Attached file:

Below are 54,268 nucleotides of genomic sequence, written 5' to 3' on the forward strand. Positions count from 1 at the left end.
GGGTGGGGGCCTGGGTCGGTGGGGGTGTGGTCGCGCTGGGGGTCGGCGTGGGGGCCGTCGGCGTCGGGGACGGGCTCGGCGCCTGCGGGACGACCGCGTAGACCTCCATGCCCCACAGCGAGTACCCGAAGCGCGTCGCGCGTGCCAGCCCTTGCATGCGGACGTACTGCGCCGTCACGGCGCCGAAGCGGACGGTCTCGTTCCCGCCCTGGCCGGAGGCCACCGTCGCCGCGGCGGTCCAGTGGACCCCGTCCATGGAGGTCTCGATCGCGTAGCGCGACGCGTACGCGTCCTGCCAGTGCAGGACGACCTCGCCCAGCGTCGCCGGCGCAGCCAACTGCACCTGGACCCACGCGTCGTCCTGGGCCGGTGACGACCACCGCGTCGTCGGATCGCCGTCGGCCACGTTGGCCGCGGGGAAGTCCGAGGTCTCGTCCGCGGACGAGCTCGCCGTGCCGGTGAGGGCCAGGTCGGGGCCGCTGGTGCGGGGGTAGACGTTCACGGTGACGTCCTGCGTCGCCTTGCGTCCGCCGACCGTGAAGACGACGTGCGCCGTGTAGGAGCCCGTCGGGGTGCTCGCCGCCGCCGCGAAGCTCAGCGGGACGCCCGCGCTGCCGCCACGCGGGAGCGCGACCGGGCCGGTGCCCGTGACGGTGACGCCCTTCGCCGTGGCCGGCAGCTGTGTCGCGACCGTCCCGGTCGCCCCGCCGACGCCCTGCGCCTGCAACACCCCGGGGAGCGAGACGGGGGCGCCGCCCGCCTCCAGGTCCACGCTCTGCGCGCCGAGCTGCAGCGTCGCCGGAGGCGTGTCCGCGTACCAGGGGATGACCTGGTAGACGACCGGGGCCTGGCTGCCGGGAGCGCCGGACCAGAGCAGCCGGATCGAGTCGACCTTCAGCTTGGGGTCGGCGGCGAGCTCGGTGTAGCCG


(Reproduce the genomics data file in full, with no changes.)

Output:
Below are 54,268 nucleotides of genomic sequence, written 5' to 3' on the forward strand. Positions count from 1 at the left end.
GGGTGGGGGCCTGGGTCGGTGGGGGTGTGGTCGCGCTGGGGGTCGGCGTGGGGGCCGTCGGCGTCGGGGACGGGCTCGGCGCCTGCGGGACGACCGCGTAGACCTCCATGCCCCACAGCGAGTACCCGAAGCGCGTCGCGCGTGCCAGCCCTTGCATGCGGACGTACTGCGCCGTCACGGCGCCGAAGCGGACGGTCTCGTTCCCGCCCTGGCCGGAGGCCACCGTCGCCGCGGCGGTCCAGTGGACCCCGTCCATGGAGGTCTCGATCGCGTAGCGCGACGCGTACGCGTCCTGCCAGTGCAGGACGACCTCGCCCAGCGTCGCCGGCGCAGCCAACTGCACCTGGACCCACGCGTCGTCCTGGGCCGGTGACGACCACCGCGTCGTCGGATCGCCGTCGGCCACGTTGGCCGCGGGGAAGTCCGAGGTCTCGTCCGCGGACGAGCTCGCCGTGCCGGTGAGGGCCAGGTCGGGGCCGCTGGTGCGGGGGTAGACGTTCACGGTGACGTCCTGCGTCGCCTTGCGTCCGCCGACCGTGAAGACGACGTGCGCCGTGTAGGAGCCCGTCGGGGTGCTCGCCGCCGCCGCGAAGCTCAGCGGGACGCCCGCGCTGCCGCCACGCGGGAGCGCGACCGGGCCGGTGCCCGTGACGGTGACGCCCTTCGCCGTGGCCGGCAGCTGTGTCGCGACCGTCCCGGTCGCCCCGCCGACGCCCTGCGCCTGCAACACCCCGGGGAGCGAGACGGGGGCGCCGCCCGCCTCCAGGTCCACGCTCTGCGCGCCGAGCTGCAGCGTCGCCGGAGGCGTGTCCGCGTACCAGGGGATGACCTGGTAGACGACCGGGGCCTGGCTGCCGGGAGCGCCGGACCAGAGCAGCCGGATCGAGTCGACCTTCAGCTTGGGGTCGGCGGCGAGCTCGGTGTAGCCG